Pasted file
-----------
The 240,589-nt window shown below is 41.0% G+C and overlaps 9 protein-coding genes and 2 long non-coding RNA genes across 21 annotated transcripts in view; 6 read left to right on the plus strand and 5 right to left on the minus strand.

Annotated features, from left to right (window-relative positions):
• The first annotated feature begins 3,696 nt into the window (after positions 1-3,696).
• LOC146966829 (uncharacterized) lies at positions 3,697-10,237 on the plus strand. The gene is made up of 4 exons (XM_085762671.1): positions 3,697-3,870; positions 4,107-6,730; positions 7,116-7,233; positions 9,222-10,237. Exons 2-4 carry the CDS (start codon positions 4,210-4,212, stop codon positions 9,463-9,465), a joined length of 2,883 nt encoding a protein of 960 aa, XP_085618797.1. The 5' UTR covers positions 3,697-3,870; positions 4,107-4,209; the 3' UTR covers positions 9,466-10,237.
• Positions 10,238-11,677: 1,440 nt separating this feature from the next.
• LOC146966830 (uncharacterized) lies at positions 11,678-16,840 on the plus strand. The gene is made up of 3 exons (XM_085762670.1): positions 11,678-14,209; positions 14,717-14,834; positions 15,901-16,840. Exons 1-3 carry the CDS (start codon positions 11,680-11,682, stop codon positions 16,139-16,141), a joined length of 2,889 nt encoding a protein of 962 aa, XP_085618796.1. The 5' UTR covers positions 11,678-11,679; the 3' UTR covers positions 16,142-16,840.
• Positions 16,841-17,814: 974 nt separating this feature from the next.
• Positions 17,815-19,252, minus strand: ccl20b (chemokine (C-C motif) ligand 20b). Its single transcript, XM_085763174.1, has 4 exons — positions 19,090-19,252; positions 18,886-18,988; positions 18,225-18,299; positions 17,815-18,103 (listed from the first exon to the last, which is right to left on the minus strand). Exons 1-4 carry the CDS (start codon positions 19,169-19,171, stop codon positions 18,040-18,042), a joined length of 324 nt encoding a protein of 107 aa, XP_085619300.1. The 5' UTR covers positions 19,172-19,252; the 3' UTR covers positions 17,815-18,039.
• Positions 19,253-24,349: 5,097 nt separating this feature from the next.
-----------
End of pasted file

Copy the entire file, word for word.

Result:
The 240,589-nt window shown below is 41.0% G+C and overlaps 9 protein-coding genes and 2 long non-coding RNA genes across 21 annotated transcripts in view; 6 read left to right on the plus strand and 5 right to left on the minus strand.

Annotated features, from left to right (window-relative positions):
• The first annotated feature begins 3,696 nt into the window (after positions 1-3,696).
• LOC146966829 (uncharacterized) lies at positions 3,697-10,237 on the plus strand. The gene is made up of 4 exons (XM_085762671.1): positions 3,697-3,870; positions 4,107-6,730; positions 7,116-7,233; positions 9,222-10,237. Exons 2-4 carry the CDS (start codon positions 4,210-4,212, stop codon positions 9,463-9,465), a joined length of 2,883 nt encoding a protein of 960 aa, XP_085618797.1. The 5' UTR covers positions 3,697-3,870; positions 4,107-4,209; the 3' UTR covers positions 9,466-10,237.
• Positions 10,238-11,677: 1,440 nt separating this feature from the next.
• LOC146966830 (uncharacterized) lies at positions 11,678-16,840 on the plus strand. The gene is made up of 3 exons (XM_085762670.1): positions 11,678-14,209; positions 14,717-14,834; positions 15,901-16,840. Exons 1-3 carry the CDS (start codon positions 11,680-11,682, stop codon positions 16,139-16,141), a joined length of 2,889 nt encoding a protein of 962 aa, XP_085618796.1. The 5' UTR covers positions 11,678-11,679; the 3' UTR covers positions 16,142-16,840.
• Positions 16,841-17,814: 974 nt separating this feature from the next.
• Positions 17,815-19,252, minus strand: ccl20b (chemokine (C-C motif) ligand 20b). Its single transcript, XM_085763174.1, has 4 exons — positions 19,090-19,252; positions 18,886-18,988; positions 18,225-18,299; positions 17,815-18,103 (listed from the first exon to the last, which is right to left on the minus strand). Exons 1-4 carry the CDS (start codon positions 19,169-19,171, stop codon positions 18,040-18,042), a joined length of 324 nt encoding a protein of 107 aa, XP_085619300.1. The 5' UTR covers positions 19,172-19,252; the 3' UTR covers positions 17,815-18,039.
• Positions 19,253-24,349: 5,097 nt separating this feature from the next.